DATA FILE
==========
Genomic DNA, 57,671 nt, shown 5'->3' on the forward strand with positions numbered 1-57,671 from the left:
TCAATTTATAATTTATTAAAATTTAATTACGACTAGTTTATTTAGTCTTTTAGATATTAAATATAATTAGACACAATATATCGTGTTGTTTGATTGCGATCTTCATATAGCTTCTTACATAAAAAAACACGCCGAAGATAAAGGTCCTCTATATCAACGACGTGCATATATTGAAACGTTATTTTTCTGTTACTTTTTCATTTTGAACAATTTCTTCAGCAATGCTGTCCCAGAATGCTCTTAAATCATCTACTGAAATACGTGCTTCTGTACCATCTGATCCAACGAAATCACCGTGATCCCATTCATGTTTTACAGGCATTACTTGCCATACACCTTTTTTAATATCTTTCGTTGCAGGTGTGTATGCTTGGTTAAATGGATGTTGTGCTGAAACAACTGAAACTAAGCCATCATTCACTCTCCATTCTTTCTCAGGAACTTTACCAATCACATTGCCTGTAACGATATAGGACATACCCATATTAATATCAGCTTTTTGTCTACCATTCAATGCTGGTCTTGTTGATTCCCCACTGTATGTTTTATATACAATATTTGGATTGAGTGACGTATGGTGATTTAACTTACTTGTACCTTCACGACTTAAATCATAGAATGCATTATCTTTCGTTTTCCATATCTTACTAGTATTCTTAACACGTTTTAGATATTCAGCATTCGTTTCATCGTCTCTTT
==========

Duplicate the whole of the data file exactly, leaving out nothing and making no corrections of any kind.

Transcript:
Genomic DNA, 57,671 nt, shown 5'->3' on the forward strand with positions numbered 1-57,671 from the left:
TCAATTTATAATTTATTAAAATTTAATTACGACTAGTTTATTTAGTCTTTTAGATATTAAATATAATTAGACACAATATATCGTGTTGTTTGATTGCGATCTTCATATAGCTTCTTACATAAAAAAACACGCCGAAGATAAAGGTCCTCTATATCAACGACGTGCATATATTGAAACGTTATTTTTCTGTTACTTTTTCATTTTGAACAATTTCTTCAGCAATGCTGTCCCAGAATGCTCTTAAATCATCTACTGAAATACGTGCTTCTGTACCATCTGATCCAACGAAATCACCGTGATCCCATTCATGTTTTACAGGCATTACTTGCCATACACCTTTTTTAATATCTTTCGTTGCAGGTGTGTATGCTTGGTTAAATGGATGTTGTGCTGAAACAACTGAAACTAAGCCATCATTCACTCTCCATTCTTTCTCAGGAACTTTACCAATCACATTGCCTGTAACGATATAGGACATACCCATATTAATATCAGCTTTTTGTCTACCATTCAATGCTGGTCTTGTTGATTCCCCACTGTATGTTTTATATACAATATTTGGATTGAGTGACGTATGGTGATTTAACTTACTTGTACCTTCACGACTTAAATCATAGAATGCATTATCTTTCGTTTTCCATATCTTACTAGTATTCTTAACACGTTTTAGATATTCAGCATTCGTTTCATCGTCTCTTT